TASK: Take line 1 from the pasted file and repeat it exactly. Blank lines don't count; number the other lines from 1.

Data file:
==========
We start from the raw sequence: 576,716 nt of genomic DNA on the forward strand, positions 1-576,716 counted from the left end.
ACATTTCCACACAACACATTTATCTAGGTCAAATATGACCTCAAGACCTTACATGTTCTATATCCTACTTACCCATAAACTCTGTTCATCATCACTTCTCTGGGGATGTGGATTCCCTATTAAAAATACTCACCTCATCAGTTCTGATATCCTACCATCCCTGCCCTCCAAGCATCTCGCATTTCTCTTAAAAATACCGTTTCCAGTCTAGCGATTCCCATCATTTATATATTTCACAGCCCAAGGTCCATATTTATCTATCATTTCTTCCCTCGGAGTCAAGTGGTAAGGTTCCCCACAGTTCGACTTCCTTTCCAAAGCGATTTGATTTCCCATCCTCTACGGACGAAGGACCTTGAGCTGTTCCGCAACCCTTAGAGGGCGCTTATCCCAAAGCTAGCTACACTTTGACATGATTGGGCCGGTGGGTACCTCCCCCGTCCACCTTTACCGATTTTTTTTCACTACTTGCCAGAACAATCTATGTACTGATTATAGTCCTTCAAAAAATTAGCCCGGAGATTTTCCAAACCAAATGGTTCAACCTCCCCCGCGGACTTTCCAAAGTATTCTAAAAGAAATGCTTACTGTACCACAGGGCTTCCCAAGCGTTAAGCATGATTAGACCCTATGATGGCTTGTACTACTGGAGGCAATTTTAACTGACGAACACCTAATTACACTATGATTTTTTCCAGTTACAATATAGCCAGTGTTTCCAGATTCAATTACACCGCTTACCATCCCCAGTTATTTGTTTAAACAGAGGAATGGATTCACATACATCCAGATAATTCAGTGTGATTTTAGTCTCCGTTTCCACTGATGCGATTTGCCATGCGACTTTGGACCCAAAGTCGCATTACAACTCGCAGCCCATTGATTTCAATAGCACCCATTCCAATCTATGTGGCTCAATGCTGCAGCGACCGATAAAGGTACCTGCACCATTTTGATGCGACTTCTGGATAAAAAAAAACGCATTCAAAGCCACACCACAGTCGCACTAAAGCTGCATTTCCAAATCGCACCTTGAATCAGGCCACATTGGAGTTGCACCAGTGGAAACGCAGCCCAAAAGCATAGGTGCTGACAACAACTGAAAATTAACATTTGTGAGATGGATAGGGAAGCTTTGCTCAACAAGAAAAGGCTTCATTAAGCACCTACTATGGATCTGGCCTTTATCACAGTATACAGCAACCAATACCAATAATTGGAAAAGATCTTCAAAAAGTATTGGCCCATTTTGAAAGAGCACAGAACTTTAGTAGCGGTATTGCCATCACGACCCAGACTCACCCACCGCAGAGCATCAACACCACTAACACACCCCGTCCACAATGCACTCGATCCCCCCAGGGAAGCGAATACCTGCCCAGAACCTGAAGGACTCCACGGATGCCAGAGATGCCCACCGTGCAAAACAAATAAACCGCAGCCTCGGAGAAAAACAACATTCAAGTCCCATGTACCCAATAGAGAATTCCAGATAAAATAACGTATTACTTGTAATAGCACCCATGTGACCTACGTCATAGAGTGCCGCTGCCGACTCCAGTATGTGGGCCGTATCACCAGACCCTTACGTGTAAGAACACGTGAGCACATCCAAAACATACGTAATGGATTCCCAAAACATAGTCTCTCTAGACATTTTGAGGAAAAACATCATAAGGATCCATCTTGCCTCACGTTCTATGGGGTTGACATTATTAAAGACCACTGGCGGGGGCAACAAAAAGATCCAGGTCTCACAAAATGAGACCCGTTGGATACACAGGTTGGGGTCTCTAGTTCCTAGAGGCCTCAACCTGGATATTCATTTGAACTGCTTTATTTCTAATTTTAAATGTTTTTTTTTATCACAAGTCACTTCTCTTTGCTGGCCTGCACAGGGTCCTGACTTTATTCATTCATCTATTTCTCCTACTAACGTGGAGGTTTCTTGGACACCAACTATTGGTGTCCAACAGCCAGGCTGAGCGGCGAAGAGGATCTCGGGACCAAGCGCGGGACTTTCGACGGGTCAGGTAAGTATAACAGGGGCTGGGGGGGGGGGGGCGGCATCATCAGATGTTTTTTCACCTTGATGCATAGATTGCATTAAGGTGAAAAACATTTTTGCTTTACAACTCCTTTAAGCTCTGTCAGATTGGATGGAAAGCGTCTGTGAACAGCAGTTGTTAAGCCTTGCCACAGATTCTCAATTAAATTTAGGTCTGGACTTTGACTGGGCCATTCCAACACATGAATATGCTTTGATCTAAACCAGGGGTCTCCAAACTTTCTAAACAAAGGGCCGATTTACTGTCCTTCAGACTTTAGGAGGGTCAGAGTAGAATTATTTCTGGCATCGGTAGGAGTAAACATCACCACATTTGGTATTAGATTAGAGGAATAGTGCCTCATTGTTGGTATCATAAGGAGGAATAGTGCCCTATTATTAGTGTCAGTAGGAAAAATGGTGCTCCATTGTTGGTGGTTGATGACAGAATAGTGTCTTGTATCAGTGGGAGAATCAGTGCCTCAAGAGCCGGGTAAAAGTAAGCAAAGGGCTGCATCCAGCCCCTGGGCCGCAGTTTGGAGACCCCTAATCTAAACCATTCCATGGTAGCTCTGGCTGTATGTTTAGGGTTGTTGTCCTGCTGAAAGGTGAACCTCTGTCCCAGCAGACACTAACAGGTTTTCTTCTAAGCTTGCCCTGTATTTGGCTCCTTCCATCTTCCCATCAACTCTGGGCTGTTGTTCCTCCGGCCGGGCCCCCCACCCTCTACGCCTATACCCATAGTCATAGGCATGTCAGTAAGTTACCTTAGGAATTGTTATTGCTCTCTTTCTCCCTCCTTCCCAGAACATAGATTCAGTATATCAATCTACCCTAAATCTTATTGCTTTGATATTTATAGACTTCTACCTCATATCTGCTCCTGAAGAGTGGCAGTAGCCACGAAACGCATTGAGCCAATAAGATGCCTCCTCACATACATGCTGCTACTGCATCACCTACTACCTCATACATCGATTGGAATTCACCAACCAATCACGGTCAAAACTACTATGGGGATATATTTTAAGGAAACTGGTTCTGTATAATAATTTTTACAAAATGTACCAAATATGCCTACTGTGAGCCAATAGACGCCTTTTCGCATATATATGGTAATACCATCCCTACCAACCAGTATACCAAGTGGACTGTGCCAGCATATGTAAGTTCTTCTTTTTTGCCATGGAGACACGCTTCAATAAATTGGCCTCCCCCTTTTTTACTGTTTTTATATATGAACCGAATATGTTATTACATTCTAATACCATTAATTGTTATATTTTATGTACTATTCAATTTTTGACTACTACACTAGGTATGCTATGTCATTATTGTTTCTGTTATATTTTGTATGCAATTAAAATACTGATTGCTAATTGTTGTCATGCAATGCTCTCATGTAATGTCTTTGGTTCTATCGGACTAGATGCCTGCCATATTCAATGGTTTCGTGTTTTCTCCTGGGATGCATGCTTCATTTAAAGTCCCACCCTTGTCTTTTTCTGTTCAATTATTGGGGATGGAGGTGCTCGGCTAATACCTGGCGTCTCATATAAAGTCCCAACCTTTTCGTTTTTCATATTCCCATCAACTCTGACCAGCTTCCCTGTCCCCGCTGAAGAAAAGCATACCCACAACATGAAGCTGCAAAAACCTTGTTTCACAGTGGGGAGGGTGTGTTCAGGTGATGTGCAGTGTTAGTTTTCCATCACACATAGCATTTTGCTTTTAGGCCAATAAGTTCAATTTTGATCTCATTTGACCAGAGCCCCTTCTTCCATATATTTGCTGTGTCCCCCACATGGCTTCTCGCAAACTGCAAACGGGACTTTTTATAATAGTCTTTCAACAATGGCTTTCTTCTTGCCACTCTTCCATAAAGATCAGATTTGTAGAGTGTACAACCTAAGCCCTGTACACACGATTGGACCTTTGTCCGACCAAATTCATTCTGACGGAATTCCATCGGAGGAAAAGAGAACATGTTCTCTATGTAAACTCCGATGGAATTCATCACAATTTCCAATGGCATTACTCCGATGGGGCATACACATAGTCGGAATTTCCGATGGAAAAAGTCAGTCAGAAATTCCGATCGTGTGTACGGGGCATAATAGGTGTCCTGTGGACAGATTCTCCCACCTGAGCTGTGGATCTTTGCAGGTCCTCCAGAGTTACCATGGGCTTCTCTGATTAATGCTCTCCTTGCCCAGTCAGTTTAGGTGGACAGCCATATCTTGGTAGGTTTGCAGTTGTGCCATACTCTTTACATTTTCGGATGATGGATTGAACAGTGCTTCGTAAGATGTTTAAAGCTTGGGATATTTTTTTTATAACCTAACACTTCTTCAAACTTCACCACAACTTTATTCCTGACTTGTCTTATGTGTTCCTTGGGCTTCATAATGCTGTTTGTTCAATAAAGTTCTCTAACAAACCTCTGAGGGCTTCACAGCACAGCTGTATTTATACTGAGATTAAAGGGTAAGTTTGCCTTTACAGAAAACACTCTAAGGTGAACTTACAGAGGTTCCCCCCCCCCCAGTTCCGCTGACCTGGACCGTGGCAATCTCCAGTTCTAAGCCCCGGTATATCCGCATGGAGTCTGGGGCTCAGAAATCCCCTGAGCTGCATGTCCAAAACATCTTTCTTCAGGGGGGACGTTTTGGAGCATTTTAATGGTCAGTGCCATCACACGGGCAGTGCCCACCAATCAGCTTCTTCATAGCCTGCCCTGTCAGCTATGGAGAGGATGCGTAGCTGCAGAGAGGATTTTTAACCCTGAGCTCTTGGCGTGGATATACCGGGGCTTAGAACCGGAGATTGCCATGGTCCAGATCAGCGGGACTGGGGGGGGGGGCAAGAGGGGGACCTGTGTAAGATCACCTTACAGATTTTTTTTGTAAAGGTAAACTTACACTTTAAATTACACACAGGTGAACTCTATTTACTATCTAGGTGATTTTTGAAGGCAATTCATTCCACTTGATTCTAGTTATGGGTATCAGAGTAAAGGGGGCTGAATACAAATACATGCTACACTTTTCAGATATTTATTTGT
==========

We start from the raw sequence: 576,716 nt of genomic DNA on the forward strand, positions 1-576,716 counted from the left end.